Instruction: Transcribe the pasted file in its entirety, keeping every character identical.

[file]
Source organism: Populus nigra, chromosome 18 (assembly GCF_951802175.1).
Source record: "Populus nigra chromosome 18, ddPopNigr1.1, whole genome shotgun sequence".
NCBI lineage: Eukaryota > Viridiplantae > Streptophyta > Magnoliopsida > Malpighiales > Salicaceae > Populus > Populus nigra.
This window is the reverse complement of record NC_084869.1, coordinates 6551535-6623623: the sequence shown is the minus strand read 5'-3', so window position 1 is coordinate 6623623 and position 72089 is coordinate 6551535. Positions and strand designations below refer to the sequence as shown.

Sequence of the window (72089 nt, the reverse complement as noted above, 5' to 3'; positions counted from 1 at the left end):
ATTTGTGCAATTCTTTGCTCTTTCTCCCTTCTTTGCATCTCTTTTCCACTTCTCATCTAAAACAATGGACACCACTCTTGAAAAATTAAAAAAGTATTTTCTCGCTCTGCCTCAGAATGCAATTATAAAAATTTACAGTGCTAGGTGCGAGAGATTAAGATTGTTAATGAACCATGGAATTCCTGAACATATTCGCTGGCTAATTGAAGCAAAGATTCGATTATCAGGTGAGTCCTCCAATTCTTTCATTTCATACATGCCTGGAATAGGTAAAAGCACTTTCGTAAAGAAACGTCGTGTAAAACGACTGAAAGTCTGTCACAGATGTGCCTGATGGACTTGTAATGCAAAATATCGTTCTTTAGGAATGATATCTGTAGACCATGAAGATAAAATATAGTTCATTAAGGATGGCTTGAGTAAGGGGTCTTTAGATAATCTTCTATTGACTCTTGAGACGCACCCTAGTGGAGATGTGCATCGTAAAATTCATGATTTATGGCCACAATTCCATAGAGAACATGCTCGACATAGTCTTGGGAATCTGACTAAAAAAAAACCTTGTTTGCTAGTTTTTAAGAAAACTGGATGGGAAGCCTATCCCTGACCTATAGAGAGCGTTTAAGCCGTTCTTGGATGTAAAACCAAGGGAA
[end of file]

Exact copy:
Source organism: Populus nigra, chromosome 18 (assembly GCF_951802175.1).
Source record: "Populus nigra chromosome 18, ddPopNigr1.1, whole genome shotgun sequence".
NCBI lineage: Eukaryota > Viridiplantae > Streptophyta > Magnoliopsida > Malpighiales > Salicaceae > Populus > Populus nigra.
This window is the reverse complement of record NC_084869.1, coordinates 6551535-6623623: the sequence shown is the minus strand read 5'-3', so window position 1 is coordinate 6623623 and position 72089 is coordinate 6551535. Positions and strand designations below refer to the sequence as shown.

Sequence of the window (72089 nt, the reverse complement as noted above, 5' to 3'; positions counted from 1 at the left end):
ATTTGTGCAATTCTTTGCTCTTTCTCCCTTCTTTGCATCTCTTTTCCACTTCTCATCTAAAACAATGGACACCACTCTTGAAAAATTAAAAAAGTATTTTCTCGCTCTGCCTCAGAATGCAATTATAAAAATTTACAGTGCTAGGTGCGAGAGATTAAGATTGTTAATGAACCATGGAATTCCTGAACATATTCGCTGGCTAATTGAAGCAAAGATTCGATTATCAGGTGAGTCCTCCAATTCTTTCATTTCATACATGCCTGGAATAGGTAAAAGCACTTTCGTAAAGAAACGTCGTGTAAAACGACTGAAAGTCTGTCACAGATGTGCCTGATGGACTTGTAATGCAAAATATCGTTCTTTAGGAATGATATCTGTAGACCATGAAGATAAAATATAGTTCATTAAGGATGGCTTGAGTAAGGGGTCTTTAGATAATCTTCTATTGACTCTTGAGACGCACCCTAGTGGAGATGTGCATCGTAAAATTCATGATTTATGGCCACAATTCCATAGAGAACATGCTCGACATAGTCTTGGGAATCTGACTAAAAAAAAACCTTGTTTGCTAGTTTTTAAGAAAACTGGATGGGAAGCCTATCCCTGACCTATAGAGAGCGTTTAAGCCGTTCTTGGATGTAAAACCAAGGGAA